Need your help. I am thinking about a jumper in seed stitch, knitted in the round and am wondering how the hell to increase in the pattern - I can't think of how to do this without a double up.
Any help welcome - thanks
I've just been working on seed stitch and found the best way to increase or decrease is one stitch either side of a central stitch so you doing the inc/dec in pairs.
If it's a sweater, the main increases are going to be the underarm seam. What about keep 3 stitches in stocking stitch at the underarm and increasing either side of them like Elizabeth Zimmerman recommends for sweaters in the round. You'd end up with a seam which could be a design feature and you could do one up teh sides as well...
Hope life is good with you
All the best
You're asking about the side increases and sleeve length increases, right?
I would just make both increases at the seamline. I'd have one or two plain K sts at each seam. I'd make the "first" increase (the back of your cardi) at the end of the round and the second (front) at the beginning of the round, this will help to avoid any more emphasis of the jog at the start.
The seam sts will syc up with the pattern, but that's the same with moss st and other patterns with Ks and Ps with a seam st.
If you don't want the St st "fake seam", at the start of the round, I would lift the joining yarn and do a K1, P1 in it (or you could try P1, K1-- haven't tried to see if that helps but you could experiment) and follow the established pattern thereafter.
The seed pattern would be maintained and the "jog" will help to disguise the action, but it will show a little bit anyway. I don't know how that can be minimised, but it really doesn't show under the arms and down the sides so much and the seed stitch helps it not show so much.
Maybe I didn't make my directions clear. I did knit the waist ribbing and the body of the sweater in the round up to the armhole. I then knit the front of the sweater up to the shoulder and then the back of the sweater, bound off the shoulders with 3 needles, ribbed the neck, and then started the sleeves from the armhole down to the cuffs. You could certainly do the entire body in the round and incorporate steeks for the armholes and the neck line. You mentioned you wanted to have a v-neck. I've tried steeking the neck line but found I wasted a lot of energy and yarn if the v-neck plunges to even the nipple line. It for that reason I prefer to knit to the armhole, put the back stitches on a spare circular needle and work the front flat then put the shoulder stitches on holders or short circulars and then knit the back. Hope this clarifies my previous post. Best of luck with your project.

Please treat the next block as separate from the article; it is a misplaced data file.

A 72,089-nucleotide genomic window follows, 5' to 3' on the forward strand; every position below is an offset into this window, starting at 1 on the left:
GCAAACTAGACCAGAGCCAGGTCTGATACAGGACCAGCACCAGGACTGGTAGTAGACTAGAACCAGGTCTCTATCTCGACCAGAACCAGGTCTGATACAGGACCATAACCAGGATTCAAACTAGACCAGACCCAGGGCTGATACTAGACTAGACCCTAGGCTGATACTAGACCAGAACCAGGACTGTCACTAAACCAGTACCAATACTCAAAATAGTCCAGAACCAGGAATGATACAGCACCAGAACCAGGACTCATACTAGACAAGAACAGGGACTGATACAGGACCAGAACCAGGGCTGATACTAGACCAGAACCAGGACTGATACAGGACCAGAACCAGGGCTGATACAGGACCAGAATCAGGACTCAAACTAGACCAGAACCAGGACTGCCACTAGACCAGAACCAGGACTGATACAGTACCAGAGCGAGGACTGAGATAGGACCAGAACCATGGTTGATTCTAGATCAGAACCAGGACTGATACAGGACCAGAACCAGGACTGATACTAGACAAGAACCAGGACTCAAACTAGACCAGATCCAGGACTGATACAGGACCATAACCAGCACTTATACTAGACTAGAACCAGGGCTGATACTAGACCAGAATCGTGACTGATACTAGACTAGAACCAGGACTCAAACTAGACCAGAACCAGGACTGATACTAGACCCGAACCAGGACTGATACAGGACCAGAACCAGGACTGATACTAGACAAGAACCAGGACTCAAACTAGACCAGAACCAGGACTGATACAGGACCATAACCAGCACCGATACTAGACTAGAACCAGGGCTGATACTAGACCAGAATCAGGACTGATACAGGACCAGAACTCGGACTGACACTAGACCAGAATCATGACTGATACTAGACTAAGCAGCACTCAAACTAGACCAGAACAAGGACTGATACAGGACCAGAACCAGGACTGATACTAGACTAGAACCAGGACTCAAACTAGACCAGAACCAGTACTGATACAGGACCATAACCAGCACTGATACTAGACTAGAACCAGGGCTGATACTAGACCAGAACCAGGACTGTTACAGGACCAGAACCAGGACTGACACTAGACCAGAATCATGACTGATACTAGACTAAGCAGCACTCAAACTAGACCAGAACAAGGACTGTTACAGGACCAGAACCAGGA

One way to increase seed stitch in the round is to do a "Knit in the front and back" of a stitch. I do that for a seed stitch based square I knit large for an afghan/lap robe. It may mean a bit of experimenting for rounds, but is easily adapted to piece knitting. Hope it works out okay for you. -- Books, knitting, cats, fountain pens...Life is Good.
Thanks mate, very helpful. I was thinking of doing the whole thing in seed stitch as I like the look of it (think it will really suit the Alpaca I have in my stash). The cuff, band and neck are all planning on being 2 x2 rib. I want a v-neck too.
I was planning on knitting it in the round but after you comments I am now thinking that maybe flat will be better??
Is the entire sweater going to be seed stitching? Any ribbing around cuffs, waist, and neck? I changed my favorite jumper pattern and did seed stitch on the yoke, but could have started above the ribbing. Once the increases for the body were done it was straight up to the beginning of the armholes. I chose to do the front and back separately so didn't have to worry about increasing and decreasing for the neck wasn't an issue. As for the sleeves , I joined the shoulder seams with a 3 needle bind off, picked up stitched around the arm hole and started seed stitching my way to the cuff. I added a fake seam stitch (thank you EZ for the idea) purled down to the cuff and did paired decreases on either side of the one constant purl seam stitch. That fake seam stitch could be used from the waist to the armhole if you wanted. I choose not to do the entire body and the entire sleeves in seed stitch only because it sounded to tedious and monotonous.
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